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JOEL Joel's Blog

Realistic Portrature. A Visit to the Salmagundi Club


l-r Tanner Ortney
l-r Tanner Ortney "Self-Portrait at 25" 2023 oil, Emily Pastor "She contains multitudes" 2023 oil, Mary Durgunoglu-Brown "Lee Price" 2023 oil

After months preparing for the Handworks show, returning back last week, and immediately getting a cold, I finally felt well enough and relaxed enough to venture out for fun.

My destination: the Salmagundi Club a private arts club on Fifth Avenue and 12th Street near Washington Square Park in Manhattan with art shows that are open to the public. Members of the club, which specializes in promoting traditional art forms, get to socialize, eat, drink, shoot pool on vintage pool tables and exhibit their work. Members of the public can come to free lectures and exhibitions by members and take art classes. (I'm a member of the public, not of the club.)

I've always believed that the quality of art is measured by how well it communicates. Does the piece create an emotional response in the reader, viewer, or listener? This applies to furniture too, by the way. Great design speaks to people. When you sit in a great chair, did you say to yourself, Wow! The main Salmagundi exhibit featured portraits, something that we really don't really see much anymore. In the old days before photography, portraits were the only way of recording an image of someone, but once photography was invented, painted portraits became mostly status symbols. But what blew me away about this exhibit was that these portraits (mostly paintings but some drawings, photography and sculpture) communicated in a way that your typical snapshot doesn't communicate. The exhibition shows very clearly that there is a place for portraiture.

Landon Clay
Landon Clay "Buffalo Jacket" 2023 - oil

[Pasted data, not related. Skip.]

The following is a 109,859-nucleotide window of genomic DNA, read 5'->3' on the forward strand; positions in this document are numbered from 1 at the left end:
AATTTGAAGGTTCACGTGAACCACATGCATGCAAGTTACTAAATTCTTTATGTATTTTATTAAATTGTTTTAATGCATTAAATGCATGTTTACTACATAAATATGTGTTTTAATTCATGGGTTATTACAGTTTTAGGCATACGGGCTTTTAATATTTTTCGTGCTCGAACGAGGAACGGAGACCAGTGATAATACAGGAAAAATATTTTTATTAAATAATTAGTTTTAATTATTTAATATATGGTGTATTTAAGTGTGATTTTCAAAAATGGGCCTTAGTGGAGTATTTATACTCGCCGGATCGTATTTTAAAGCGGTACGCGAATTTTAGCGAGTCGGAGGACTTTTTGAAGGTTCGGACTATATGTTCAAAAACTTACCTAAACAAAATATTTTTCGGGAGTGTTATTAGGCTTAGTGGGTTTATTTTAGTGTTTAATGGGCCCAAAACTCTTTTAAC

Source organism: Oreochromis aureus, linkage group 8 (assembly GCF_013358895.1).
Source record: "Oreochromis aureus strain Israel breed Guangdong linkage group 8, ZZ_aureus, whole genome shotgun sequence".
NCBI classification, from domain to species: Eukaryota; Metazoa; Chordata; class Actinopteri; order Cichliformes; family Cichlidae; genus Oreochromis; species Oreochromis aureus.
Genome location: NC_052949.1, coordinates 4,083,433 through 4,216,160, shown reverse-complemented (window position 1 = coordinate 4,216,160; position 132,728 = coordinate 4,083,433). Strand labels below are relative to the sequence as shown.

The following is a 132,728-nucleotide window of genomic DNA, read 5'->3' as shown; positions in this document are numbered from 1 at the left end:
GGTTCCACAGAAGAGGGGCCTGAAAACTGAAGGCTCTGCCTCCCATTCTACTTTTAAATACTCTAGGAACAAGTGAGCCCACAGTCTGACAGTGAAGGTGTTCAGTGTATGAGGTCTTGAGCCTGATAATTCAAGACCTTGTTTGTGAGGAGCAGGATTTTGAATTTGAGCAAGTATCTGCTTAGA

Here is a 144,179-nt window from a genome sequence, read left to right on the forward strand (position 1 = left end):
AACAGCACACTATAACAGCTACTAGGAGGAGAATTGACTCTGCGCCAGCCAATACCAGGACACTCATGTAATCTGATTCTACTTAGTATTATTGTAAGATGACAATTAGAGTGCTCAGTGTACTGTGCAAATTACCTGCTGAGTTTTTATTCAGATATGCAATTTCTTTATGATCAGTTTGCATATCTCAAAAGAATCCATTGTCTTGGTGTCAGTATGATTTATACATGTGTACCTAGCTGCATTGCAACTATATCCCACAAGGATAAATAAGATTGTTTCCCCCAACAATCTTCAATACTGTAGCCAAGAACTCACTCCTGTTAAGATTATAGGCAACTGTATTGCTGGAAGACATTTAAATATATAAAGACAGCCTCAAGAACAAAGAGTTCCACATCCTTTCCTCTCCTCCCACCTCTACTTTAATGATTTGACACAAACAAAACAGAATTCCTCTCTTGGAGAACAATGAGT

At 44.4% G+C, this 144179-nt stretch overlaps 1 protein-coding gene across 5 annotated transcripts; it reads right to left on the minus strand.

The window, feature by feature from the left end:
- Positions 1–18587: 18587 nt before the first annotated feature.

I want to especially call your attention to this picture by Landon Clay. It's very evocative to me of the portraits from Rembrandt's time. Sally disagreed - for her it evoked Thomas Eakins style portraiture albeit with a contemporary expression on the subject's face. And I'll grant that too. In either case it's an awesome piece.

Anthony Almeida
Anthony Almeida "Posed for tomorrow" 2023 - photography

I thought this portrait by Anthony Almeida was a painting but it's in fact a photograph. And it's really something. I have no idea technically how much manipulation was needed to get that very narrow pallet of colors, but this is a wonderful expressive portrait.

Kristin Kunc
Kristin Kunc "Two Sisters of Persephone" 2023 - oil

The whole show was like this. There were very very few images that I thought didn't deserve to be there. I should also call out the picture frames. The entire show is a lesson in showing how choosing appropriate framing complements the work.

If you're in New York City, you should drop in. It's free and open 7 days a week. The shows change frequently, and whatever is on exhibit is almost certainly worth your time. I have not seen anything there that I've really thought was a waste of time. I think some shows are stronger than others, but there's always something great.

PS: Also worth your time if you are in New York City: we are hosting two events here at the showroom. First, a free Osmo woodfinishing workshop on Friday, September 29 from 12-3, and on October 13th and 14th, Festool Fest our demo day of Festool tools including the new table saw and other stuff.
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09/13/2023 Paul Starita
tthat club was a private Italian business mans club but you could dine in the restaurant,unless I am mistaken.When I was a carpenter ,I worked fo two days on a renovation of the club
09/13/2023 Pete Chast
Thank you for sharing this. You should be commended for your photographs of the exhibit also. I know how difficult it can be taking shots of my mother's work for exhibits.
09/13/2023 Ian Keck
Thanks for sharing this.
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The opinions expressed in this blog are those of the blog's author and guests and in no way reflect the views of Tools for Working Wood.
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